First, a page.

Food industry told to cut calories to tackle obesity
A plan to lower obesity levels by reducing calories in many foods has been announced.
Public Health England (PHE) wants to cut the number of calories in common foods by 20% over the next 6 years.
Alison Cox, Cancer Research UK’s director of cancer prevention, welcomed the move and said it’s vital that the government continues to put pressure on the food industry.
“Scientific evidence shows that being overweight or obese is the UK’s biggest preventable cause of cancer after smoking, and is linked to 13 different types of the disease,” said Cox.
Around two thirds of UK adults are overweight or obese.
How will the plan work?
PHE has challenged the food industry to cut the number of calories by 20% by 2024 in 13 food categories. These significantly contribute to children’s calorie intake and include ready meals, pizzas, savoury snacks and ‘on-the-go’ deals.
The plan is targeted at manufacturers, restaurants, retailers and takeaway services. Dr Alison Tedstone, chief nutritionist at PHE, said the aim is to give the public the information they need to help make healthy choices easier.
The industry has three ways to reduce calories:
- Change recipes
- Reduce portion sizes
- Encourage consumers to pick lower calorie products
The announcement comes on top of plans to reduce levels of sugar by 20% across the top 9 categories of food that contribute most to children’s intake, and an upcoming tax on drinks with high sugar content.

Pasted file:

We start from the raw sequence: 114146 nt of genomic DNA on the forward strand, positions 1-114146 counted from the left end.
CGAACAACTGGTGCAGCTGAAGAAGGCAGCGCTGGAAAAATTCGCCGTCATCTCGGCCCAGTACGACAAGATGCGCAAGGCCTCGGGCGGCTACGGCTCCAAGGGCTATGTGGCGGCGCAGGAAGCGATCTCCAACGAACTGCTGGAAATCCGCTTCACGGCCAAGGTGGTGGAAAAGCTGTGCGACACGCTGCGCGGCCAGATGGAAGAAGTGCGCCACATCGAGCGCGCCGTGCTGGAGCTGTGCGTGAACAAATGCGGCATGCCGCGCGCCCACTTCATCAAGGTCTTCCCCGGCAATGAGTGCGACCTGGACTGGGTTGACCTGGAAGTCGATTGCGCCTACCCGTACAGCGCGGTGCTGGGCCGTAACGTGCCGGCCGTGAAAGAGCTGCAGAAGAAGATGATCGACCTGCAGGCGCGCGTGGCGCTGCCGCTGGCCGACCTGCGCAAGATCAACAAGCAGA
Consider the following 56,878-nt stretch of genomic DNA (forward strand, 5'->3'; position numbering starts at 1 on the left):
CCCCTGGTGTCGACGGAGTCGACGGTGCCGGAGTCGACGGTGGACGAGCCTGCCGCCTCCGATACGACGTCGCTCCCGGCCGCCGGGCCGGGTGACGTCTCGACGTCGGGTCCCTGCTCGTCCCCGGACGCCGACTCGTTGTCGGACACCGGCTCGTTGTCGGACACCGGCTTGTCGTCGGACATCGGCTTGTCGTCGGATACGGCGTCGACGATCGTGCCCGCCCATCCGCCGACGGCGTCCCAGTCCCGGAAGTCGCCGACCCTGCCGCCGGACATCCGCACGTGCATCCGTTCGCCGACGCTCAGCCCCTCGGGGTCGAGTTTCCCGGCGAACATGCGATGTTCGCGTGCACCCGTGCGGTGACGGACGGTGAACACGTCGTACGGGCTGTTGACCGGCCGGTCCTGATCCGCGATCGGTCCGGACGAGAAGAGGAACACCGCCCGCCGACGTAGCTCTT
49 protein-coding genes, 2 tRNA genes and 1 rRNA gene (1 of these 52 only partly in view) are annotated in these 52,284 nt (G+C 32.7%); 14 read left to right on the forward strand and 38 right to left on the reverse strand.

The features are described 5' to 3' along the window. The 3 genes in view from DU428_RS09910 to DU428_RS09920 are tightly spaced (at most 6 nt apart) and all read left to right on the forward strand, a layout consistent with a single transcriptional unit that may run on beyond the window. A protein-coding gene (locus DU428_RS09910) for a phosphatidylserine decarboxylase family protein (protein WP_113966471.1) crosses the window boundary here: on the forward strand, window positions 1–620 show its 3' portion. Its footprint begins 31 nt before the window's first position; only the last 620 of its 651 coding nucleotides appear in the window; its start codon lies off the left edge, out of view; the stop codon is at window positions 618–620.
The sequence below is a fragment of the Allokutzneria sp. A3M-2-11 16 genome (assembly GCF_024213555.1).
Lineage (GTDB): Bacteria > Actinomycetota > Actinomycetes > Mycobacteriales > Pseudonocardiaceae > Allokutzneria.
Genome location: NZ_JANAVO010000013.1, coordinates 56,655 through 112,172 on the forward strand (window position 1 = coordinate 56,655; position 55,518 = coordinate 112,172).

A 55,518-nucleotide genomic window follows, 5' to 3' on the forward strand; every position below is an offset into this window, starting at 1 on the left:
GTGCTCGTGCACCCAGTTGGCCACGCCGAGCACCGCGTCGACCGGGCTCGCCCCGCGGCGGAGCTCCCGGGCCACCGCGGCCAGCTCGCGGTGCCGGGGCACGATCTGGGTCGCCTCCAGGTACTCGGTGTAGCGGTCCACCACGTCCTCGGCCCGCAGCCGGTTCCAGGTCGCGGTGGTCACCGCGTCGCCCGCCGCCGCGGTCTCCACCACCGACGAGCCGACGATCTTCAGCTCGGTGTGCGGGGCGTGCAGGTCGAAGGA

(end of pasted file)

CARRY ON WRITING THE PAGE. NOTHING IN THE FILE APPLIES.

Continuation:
PHE found that overweight or obese children are consuming up to 500 more calories a day than is recommended. For overweight and obese adults, the figure was around 300 calories a day.
More than 35,000 premature deaths could be prevented if the 20% calorie target is met within 5 years, according to the plan. PHE said lowering obesity levels could save around £9 billion in NHS healthcare and social care costs over a 25-year period.
Guidance for specific food categories will be published next year after PHE has collected opinions on the plan from health and industry groups.
Professor Russell Viner, officer for health promotion at the Royal College of Paediatrics and Child Health, said several factors contribute to eating too many calories.
“In particular the creep in portion sizes we’ve seen over the last 40 years; our food portions, particularly pizzas and hamburgers, are simply much bigger than they were in our parent’s time. The availability of fast food at pocket money prices and the advertising of unhealthy food and drink to children add to the problem, as does the lack of nutritional labelling, particularly on out-of-home products.”
“These targets can make a big difference as we've already seen with the sugary drinks tax,” said Cox.
She also called on the government to curb junk food TV adverts before 9pm to protect young people from the constant promotion of unhealthy foods.